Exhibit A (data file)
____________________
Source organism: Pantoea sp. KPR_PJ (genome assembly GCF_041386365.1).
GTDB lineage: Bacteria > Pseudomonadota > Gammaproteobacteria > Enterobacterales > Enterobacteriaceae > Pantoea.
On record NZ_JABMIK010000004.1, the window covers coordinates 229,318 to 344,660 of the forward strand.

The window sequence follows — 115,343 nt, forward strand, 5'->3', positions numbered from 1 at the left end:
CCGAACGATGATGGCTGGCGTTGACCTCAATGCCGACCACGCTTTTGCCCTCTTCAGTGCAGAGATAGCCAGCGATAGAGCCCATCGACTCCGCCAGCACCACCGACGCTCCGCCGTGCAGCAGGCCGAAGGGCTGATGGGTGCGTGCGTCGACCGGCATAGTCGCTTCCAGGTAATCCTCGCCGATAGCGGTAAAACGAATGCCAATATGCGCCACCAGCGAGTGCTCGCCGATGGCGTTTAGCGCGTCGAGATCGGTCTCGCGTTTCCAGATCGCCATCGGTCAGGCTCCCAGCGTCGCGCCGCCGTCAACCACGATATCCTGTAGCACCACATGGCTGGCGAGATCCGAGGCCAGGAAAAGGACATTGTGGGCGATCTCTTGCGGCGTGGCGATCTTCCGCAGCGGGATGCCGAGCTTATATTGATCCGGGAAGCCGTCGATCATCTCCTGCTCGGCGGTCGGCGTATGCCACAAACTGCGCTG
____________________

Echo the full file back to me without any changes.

Source organism: Pantoea sp. KPR_PJ (genome assembly GCF_041386365.1).
GTDB lineage: Bacteria > Pseudomonadota > Gammaproteobacteria > Enterobacterales > Enterobacteriaceae > Pantoea.
On record NZ_JABMIK010000004.1, the window covers coordinates 229,318 to 344,660 of the forward strand.

The window sequence follows — 115,343 nt, forward strand, 5'->3', positions numbered from 1 at the left end:
CCGAACGATGATGGCTGGCGTTGACCTCAATGCCGACCACGCTTTTGCCCTCTTCAGTGCAGAGATAGCCAGCGATAGAGCCCATCGACTCCGCCAGCACCACCGACGCTCCGCCGTGCAGCAGGCCGAAGGGCTGATGGGTGCGTGCGTCGACCGGCATAGTCGCTTCCAGGTAATCCTCGCCGATAGCGGTAAAACGAATGCCAATATGCGCCACCAGCGAGTGCTCGCCGATGGCGTTTAGCGCGTCGAGATCGGTCTCGCGTTTCCAGATCGCCATCGGTCAGGCTCCCAGCGTCGCGCCGCCGTCAACCACGATATCCTGTAGCACCACATGGCTGGCGAGATCCGAGGCCAGGAAAAGGACATTGTGGGCGATCTCTTGCGGCGTGGCGATCTTCCGCAGCGGGATGCCGAGCTTATATTGATCCGGGAAGCCGTCGATCATCTCCTGCTCGGCGGTCGGCGTATGCCACAAACTGCGCTG